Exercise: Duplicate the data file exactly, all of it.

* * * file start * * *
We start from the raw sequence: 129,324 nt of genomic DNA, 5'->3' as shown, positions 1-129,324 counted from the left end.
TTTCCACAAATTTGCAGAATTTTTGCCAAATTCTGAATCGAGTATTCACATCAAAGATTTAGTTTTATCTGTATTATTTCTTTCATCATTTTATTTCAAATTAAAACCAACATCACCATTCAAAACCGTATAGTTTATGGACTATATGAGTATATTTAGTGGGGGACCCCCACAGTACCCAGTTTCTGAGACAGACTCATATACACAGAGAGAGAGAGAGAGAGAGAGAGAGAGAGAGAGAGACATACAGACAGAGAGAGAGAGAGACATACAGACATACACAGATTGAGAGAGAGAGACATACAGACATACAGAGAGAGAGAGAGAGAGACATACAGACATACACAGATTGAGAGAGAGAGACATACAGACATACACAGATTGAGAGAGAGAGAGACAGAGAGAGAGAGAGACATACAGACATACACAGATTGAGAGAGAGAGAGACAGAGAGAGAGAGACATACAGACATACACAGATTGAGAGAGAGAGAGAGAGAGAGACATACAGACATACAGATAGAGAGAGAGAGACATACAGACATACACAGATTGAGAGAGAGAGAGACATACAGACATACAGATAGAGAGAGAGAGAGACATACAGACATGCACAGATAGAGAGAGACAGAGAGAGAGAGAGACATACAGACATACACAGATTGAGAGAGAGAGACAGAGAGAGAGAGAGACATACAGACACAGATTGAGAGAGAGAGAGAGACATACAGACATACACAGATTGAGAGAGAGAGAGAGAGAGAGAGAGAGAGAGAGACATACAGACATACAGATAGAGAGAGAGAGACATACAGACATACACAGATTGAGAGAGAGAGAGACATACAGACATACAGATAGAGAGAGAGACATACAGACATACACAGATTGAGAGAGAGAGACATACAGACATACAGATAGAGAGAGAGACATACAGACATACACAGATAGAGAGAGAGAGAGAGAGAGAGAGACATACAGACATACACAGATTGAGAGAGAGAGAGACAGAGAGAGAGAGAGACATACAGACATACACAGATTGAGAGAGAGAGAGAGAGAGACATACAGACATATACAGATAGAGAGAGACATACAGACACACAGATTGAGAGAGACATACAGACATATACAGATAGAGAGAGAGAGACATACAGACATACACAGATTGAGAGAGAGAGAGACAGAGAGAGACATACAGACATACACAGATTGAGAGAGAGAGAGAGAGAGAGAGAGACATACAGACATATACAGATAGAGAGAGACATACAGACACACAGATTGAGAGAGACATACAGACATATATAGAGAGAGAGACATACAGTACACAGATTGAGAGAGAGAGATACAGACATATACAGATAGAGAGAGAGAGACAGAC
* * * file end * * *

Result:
We start from the raw sequence: 129,324 nt of genomic DNA, 5'->3' as shown, positions 1-129,324 counted from the left end.
TTTCCACAAATTTGCAGAATTTTTGCCAAATTCTGAATCGAGTATTCACATCAAAGATTTAGTTTTATCTGTATTATTTCTTTCATCATTTTATTTCAAATTAAAACCAACATCACCATTCAAAACCGTATAGTTTATGGACTATATGAGTATATTTAGTGGGGGACCCCCACAGTACCCAGTTTCTGAGACAGACTCATATACACAGAGAGAGAGAGAGAGAGAGAGAGAGAGAGAGAGAGACATACAGACAGAGAGAGAGAGAGACATACAGACATACACAGATTGAGAGAGAGAGACATACAGACATACAGAGAGAGAGAGAGAGAGACATACAGACATACACAGATTGAGAGAGAGAGACATACAGACATACACAGATTGAGAGAGAGAGAGACAGAGAGAGAGAGAGACATACAGACATACACAGATTGAGAGAGAGAGAGACAGAGAGAGAGAGACATACAGACATACACAGATTGAGAGAGAGAGAGAGAGAGAGACATACAGACATACAGATAGAGAGAGAGAGACATACAGACATACACAGATTGAGAGAGAGAGAGACATACAGACATACAGATAGAGAGAGAGAGAGACATACAGACATGCACAGATAGAGAGAGACAGAGAGAGAGAGAGACATACAGACATACACAGATTGAGAGAGAGAGACAGAGAGAGAGAGAGACATACAGACACAGATTGAGAGAGAGAGAGAGACATACAGACATACACAGATTGAGAGAGAGAGAGAGAGAGAGAGAGAGAGAGAGACATACAGACATACAGATAGAGAGAGAGAGACATACAGACATACACAGATTGAGAGAGAGAGAGACATACAGACATACAGATAGAGAGAGAGACATACAGACATACACAGATTGAGAGAGAGAGACATACAGACATACAGATAGAGAGAGAGACATACAGACATACACAGATAGAGAGAGAGAGAGAGAGAGAGAGACATACAGACATACACAGATTGAGAGAGAGAGAGACAGAGAGAGAGAGAGACATACAGACATACACAGATTGAGAGAGAGAGAGAGAGAGACATACAGACATATACAGATAGAGAGAGACATACAGACACACAGATTGAGAGAGACATACAGACATATACAGATAGAGAGAGAGAGACATACAGACATACACAGATTGAGAGAGAGAGAGACAGAGAGAGACATACAGACATACACAGATTGAGAGAGAGAGAGAGAGAGAGAGAGACATACAGACATATACAGATAGAGAGAGACATACAGACACACAGATTGAGAGAGACATACAGACATATATAGAGAGAGAGACATACAGTACACAGATTGAGAGAGAGAGATACAGACATATACAGATAGAGAGAGAGAGACAGAC